Program Format

Organizational Leadership courses are delivered in 7-week terms, typically with a one-week break between terms. Two 7-week terms comprise the standard academic semester. Students focus on just one course at a time (i.e., one course per 7-week term), which helps them juggle the competing demands of their busy personal, professional and academic lives. By taking one course per term (two courses per semester), students usually complete the program in five semesters (including summers), or around 19 months.

Our Learning Models

Part of what makes CU Boulder’s program special is its use of two models: a cohort model and an independent model. Whichever way you advance your degree, you will grow a strong professional network and make connections that last beyond the program. 

Cohort model benefits: 

  • Close professional cadre: Progress through the core courses with the same group of students.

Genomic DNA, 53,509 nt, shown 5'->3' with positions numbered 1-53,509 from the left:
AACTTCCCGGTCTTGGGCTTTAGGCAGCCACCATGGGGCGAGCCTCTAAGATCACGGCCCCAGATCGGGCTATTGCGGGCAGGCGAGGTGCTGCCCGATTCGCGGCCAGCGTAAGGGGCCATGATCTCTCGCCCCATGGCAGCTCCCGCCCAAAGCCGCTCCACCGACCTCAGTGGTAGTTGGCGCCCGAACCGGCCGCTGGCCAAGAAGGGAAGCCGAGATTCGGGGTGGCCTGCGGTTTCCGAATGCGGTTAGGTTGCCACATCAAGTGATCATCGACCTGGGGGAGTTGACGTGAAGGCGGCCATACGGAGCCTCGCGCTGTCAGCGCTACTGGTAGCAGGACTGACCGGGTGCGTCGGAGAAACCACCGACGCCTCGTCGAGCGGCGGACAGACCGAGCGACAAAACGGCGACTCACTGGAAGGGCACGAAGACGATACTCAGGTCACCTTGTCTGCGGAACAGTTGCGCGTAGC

• Structured learning: Receive a set academic plan that clearly outlines which courses you will take each semester.  
  • Defined timeline: Complete the program in five semesters (fall, spring and summer) by taking one course in each 7-week term. 

Independent model benefits: 

  • Broad professional network: Interact with different students throughout your time in the program.
  • Flexible learning: Adjust your schedule based on your availability and needs. 
  • Flexible timeline: Complete the program on your schedule. You can take more classes per semester to finish the program quickly or take one course per semester as your schedule allows.